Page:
CANCUN - UN Secretary-General Ban Ki-Moon, trying to revive long-stalled climate talks, told world environment ministers yesterday he was "deeply concerned" that many years of negotiation had proven largely fruitless.

"The pace of human-induced climate change is accelerating. We need results now, results that curb global greenhouse emissions," Ban declared at the opening of high-level talks at the annual UN climate conference.

In the two-week session's final days, environment ministers would seek agreement on knotty side-issues in coping with global warming.

"Nature will not wait while we negotiate," he said. "Science warns that the window of opportunity to prevent uncontrolled climate change will soon close."

UN environment chief Achim Steiner said voluntary pledges would, at best, offer the world limited protection against serious damage from shifts in climate.

Despite evidence of growing impacts, and scientists' warnings that temperatures will rise sharply in this century, nations have made little progress over the past decade toward a new global pact on emissions cuts to replace the 1997 Kyoto Protocol.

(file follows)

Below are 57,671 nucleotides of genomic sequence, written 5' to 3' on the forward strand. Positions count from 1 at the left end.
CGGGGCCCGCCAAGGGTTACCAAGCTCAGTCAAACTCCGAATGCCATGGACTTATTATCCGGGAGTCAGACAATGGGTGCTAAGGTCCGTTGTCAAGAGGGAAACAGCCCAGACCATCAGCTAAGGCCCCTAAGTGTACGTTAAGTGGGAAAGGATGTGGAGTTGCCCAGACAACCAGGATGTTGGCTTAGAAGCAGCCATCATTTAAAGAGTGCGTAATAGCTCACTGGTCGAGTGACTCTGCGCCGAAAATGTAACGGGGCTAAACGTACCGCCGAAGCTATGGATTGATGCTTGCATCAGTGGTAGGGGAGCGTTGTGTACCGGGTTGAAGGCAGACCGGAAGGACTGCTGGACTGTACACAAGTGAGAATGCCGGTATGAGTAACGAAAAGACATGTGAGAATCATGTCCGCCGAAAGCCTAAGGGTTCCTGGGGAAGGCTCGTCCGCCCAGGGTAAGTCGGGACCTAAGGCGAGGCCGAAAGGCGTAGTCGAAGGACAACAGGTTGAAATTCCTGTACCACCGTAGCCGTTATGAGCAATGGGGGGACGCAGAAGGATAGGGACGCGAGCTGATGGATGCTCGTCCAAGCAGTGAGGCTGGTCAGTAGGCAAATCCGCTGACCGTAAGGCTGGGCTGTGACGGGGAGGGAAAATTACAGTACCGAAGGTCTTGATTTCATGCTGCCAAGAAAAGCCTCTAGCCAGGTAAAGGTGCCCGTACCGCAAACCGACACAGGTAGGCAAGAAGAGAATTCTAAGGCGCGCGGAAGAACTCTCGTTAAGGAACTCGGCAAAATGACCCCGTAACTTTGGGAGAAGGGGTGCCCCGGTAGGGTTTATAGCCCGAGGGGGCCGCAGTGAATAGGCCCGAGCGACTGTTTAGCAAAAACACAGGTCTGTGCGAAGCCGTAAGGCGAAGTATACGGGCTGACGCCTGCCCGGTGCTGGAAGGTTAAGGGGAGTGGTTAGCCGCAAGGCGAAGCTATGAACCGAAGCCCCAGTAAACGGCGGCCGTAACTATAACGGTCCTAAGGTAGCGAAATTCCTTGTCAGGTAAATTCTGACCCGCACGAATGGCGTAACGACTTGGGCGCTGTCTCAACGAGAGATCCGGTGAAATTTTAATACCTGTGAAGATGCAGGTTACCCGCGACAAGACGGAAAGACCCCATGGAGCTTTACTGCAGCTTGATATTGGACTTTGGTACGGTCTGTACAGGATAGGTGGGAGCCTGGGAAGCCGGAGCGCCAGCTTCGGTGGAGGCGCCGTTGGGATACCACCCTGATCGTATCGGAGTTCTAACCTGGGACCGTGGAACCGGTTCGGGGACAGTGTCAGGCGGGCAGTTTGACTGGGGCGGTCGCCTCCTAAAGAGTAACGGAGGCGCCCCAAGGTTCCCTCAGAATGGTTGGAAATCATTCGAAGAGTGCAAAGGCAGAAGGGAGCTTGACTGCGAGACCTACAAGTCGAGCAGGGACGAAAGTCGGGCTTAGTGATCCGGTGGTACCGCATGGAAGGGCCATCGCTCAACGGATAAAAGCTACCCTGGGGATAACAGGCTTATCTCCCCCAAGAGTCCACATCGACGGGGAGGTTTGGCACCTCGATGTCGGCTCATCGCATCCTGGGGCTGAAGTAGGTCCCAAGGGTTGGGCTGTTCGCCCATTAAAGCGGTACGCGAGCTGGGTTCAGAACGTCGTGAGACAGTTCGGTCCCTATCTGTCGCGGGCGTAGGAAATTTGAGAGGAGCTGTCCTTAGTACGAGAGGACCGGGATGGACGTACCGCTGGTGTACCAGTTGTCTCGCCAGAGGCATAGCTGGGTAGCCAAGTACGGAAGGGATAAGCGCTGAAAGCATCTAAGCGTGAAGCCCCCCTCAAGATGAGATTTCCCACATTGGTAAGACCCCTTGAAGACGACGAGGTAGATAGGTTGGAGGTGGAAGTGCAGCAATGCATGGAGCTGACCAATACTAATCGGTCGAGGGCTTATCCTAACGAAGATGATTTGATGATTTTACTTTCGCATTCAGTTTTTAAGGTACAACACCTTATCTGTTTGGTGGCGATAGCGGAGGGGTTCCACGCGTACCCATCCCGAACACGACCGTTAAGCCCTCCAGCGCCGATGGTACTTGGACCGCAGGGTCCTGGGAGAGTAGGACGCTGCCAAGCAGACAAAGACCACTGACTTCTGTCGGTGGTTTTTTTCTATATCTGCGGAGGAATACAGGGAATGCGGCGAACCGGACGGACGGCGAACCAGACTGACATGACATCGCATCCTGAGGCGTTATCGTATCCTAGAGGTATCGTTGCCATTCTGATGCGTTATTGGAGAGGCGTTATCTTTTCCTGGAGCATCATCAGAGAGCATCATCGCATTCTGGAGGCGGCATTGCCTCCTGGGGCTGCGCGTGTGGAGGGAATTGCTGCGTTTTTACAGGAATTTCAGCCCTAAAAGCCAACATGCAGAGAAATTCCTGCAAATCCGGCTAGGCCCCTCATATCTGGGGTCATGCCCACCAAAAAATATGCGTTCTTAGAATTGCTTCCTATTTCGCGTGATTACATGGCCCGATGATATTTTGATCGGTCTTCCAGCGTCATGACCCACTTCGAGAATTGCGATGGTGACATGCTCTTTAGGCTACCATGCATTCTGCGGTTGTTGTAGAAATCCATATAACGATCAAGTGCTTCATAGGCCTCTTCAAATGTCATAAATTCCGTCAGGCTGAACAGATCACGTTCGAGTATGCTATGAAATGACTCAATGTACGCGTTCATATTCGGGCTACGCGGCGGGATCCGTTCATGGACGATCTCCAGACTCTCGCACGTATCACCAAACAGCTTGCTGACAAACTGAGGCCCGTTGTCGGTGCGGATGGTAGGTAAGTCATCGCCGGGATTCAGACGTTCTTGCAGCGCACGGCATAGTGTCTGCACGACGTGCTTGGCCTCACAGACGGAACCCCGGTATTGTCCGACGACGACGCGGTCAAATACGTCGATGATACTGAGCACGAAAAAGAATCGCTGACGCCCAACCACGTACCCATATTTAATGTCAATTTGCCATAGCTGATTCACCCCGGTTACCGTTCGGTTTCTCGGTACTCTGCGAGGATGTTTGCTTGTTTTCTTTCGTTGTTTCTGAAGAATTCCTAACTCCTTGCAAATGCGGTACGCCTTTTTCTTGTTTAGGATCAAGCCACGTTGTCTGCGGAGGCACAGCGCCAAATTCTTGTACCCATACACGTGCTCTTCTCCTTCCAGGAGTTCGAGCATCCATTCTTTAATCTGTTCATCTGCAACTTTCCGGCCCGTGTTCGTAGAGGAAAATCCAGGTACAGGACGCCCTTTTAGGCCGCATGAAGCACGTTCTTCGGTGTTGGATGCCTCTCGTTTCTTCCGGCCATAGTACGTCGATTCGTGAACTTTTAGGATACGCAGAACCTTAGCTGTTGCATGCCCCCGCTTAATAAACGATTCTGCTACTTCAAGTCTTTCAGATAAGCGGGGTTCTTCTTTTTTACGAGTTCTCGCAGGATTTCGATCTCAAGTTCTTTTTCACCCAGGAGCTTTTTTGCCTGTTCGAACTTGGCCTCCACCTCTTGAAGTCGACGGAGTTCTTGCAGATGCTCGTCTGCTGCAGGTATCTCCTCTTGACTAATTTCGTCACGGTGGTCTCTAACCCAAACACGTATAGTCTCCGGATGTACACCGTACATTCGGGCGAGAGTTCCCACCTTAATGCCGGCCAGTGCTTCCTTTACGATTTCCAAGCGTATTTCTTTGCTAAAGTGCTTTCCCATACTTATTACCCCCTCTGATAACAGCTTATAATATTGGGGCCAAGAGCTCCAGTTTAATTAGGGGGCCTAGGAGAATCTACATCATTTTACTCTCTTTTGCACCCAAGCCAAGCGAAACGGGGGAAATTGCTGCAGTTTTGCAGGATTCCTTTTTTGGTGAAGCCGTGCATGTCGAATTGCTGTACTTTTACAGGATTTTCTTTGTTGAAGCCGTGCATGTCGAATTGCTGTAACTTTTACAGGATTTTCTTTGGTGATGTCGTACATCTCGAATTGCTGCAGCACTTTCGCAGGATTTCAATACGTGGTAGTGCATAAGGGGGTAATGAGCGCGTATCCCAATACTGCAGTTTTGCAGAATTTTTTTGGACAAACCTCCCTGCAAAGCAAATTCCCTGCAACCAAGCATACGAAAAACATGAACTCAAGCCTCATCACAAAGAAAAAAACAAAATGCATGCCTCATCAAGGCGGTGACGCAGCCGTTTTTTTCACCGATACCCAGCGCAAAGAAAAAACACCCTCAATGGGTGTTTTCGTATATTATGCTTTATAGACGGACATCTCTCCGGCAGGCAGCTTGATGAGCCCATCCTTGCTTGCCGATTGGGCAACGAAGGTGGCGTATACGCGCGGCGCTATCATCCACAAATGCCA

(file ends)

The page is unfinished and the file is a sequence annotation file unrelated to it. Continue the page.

Instead, environment ministers will focus on secondary tools for confronting global warming, laying the groundwork, for example, for a "green fund" of US$100 billion a year by 2020.

Financed by richer nations, the fund would support poorer nations in converting to cleaner energy sources and in adapting to a shifting climate that may damage people's health, agriculture and economies in general.

Negotiators hope to agree on a mechanism giving poorer countries easier access to green technology.

Many negotiators want the voluntary targets proposed in last December's Copenhagen accord "anchored" more formally in a final Cancun document - which will be subject to back-room haggling in the coming days.

- AP